Insofar as the Proposal would allow the Resident Market Makers to subsidize floor brokers who qualify as Stationary Floor Brokers, the subsidy is apparently meant to overcome a disadvantage resulting from the inability of floor brokers to subsidize their commission business by trading as principals as specialists do. However, it is not clear from the CBOE's explanation of the Proposal why the CBOE compares floor brokers on the CBOE with specialists on the other exchanges. Floor brokers exist on all options exchanges and currently, as we understand it, they are not subsidized on any exchange. CBOE has not shown why subsidizing CBOE floor brokers, when others are not, will promote competition.
IV. Competitive Issues Raised by the Proposal
As a general matter, CBOE market makers are competitors in buying and selling options contracts with the public. Under the Proposal, the market makers would be collectively setting fee and payment obligations that could affect the prices paid by the public for their market maker services. The CBOE should not be permitted to adopt a rule allowing market makers to agree on matters that could affect prices the public pays for securities and/or securities transactions without a compelling justification.
The explanation and information provided by the CBOE in support of its Proposal are inadequate. Under the Proposal, CBOE market makers would pay the subsidies to the OBO and floor brokers from trading revenues earned from the difference in bid and ask quotations. The Proposal, therefore, may increase pressure on market makers to increase their spreads in order to finance the subsidies. Wider spreads would result in consumers buying and selling options at prices inferior to those at which they could purchase options absent the Proposal. While any adverse effect on securities prices might be offset by reduced commission payments if floor brokers pass through their subsidies, a rule that would allow competitors to create a subsidy that may increase one consumer cost in order to reduce another needs more justification than the CBOE has provided. At the very least, the CBOE should indicate why the Proposal will not adversely affect spreads and/or net consumer cost.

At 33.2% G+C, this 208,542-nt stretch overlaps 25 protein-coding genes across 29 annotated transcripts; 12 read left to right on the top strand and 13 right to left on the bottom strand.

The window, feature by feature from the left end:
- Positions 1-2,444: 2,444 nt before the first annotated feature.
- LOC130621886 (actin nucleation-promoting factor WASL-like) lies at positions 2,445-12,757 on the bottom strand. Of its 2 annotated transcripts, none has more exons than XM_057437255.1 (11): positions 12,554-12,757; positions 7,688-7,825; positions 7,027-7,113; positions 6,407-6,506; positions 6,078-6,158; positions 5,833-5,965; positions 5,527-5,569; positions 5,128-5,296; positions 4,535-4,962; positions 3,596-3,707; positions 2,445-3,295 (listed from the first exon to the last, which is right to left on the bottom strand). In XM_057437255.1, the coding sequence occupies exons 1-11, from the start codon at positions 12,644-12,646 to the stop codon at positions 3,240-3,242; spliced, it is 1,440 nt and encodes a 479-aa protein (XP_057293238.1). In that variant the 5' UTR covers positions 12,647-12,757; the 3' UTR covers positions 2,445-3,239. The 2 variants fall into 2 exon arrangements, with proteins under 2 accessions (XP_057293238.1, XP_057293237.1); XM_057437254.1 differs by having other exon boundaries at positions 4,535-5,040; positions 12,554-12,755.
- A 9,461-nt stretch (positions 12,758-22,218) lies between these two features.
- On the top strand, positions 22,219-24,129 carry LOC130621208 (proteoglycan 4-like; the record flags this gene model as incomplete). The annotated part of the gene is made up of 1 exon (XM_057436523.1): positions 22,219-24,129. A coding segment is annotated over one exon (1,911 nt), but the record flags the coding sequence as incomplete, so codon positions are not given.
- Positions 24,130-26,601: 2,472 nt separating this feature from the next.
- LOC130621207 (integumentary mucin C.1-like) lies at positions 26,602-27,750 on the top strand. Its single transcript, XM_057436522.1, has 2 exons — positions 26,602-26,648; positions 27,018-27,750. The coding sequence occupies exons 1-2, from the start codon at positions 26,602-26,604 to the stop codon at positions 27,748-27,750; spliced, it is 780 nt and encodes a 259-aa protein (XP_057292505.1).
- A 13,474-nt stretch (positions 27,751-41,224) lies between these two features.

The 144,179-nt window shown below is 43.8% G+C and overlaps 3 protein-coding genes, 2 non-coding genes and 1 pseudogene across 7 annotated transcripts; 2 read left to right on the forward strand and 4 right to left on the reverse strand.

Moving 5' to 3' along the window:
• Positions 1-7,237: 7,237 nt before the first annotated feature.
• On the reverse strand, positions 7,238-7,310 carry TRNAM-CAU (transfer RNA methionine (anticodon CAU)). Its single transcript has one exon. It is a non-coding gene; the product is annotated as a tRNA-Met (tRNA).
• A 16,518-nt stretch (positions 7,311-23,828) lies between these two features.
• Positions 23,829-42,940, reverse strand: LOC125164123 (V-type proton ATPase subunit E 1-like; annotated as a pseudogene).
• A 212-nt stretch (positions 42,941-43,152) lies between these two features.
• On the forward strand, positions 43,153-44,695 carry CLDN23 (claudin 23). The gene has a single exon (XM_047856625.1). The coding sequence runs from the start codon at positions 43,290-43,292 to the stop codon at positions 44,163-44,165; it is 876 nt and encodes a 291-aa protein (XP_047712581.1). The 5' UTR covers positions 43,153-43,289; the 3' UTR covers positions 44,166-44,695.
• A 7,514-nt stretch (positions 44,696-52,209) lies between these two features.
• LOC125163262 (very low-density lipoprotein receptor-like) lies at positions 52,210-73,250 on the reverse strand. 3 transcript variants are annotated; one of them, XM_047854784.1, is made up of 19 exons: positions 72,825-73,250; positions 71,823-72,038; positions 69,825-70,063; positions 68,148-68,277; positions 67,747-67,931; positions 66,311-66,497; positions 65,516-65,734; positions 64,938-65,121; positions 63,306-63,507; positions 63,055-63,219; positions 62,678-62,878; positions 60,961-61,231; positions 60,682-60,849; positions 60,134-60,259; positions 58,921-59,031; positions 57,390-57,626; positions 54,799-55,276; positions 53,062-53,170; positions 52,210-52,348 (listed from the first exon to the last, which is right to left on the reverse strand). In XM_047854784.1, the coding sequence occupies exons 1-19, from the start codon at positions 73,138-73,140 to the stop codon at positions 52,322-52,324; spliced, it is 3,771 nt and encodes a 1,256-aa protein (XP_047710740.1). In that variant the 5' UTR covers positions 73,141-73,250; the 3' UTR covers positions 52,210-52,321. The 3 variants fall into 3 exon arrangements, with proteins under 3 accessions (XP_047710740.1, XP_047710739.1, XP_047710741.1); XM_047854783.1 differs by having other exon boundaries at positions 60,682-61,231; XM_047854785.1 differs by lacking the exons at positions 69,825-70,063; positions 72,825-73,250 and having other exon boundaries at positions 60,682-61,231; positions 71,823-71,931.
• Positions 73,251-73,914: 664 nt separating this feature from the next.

The risk for an adverse effect from the Proposal would appear to be greatest for small retail market orders that are executed automatically without intervention by the OBO or a floor broker. These customers are most likely to see their transaction costs increase, inasmuch as they may not receive any benefit from lower floor broker commissions. The Proposal may also give market makers the ability to affect the relative costs of limit and market orders by giving market makers the power to allocate the subsidy between the OBO and floor brokers. If market makers acting under the Proposal were to discourage limit orders, limit order discipline on market maker spreads may be reduced and spreads may widen.
In addition, there is no guarantee that the Proposal will reduce consumer commission costs. Floor brokers are under no obligation to reduce their commission rates. Moreover, if they do reduce their commission rates to off-floor brokers, an off-floor broker may not reduce charges to his or her customers and the customers would not benefit from the Proposal. Further, the off-floor broker would have an incentive to route orders to the CBOE because the commissions he or she pays to the CBOE floor brokers or OBO's may be less than that charged by competing exchanges. The result of the Proposal, then, would be the creation of a form of "payment for order flow." Customers may be harmed if off-floor brokers route their orders to CBOE because of the payments when they would receive a better execution if routed elsewhere.
The voting mechanism by which market makers would establish the fee also raises competitive issues. By weighing each Resident Market Maker's vote by market share, the Proposal creates an opportunity for market makers with substantial order flow to set fees that competing market makers on the CBOE must also pay. The fees assessed could raise disproportionately the total costs of smaller rivals, thereby disadvantaging them.
Finally, the CBOE's objectives may well be achievable through less anticompetitive means. At a minimum, the CBOE should be required to show that other non-collaborative methods could not achieve the same ends.
Dated: October 21, 1998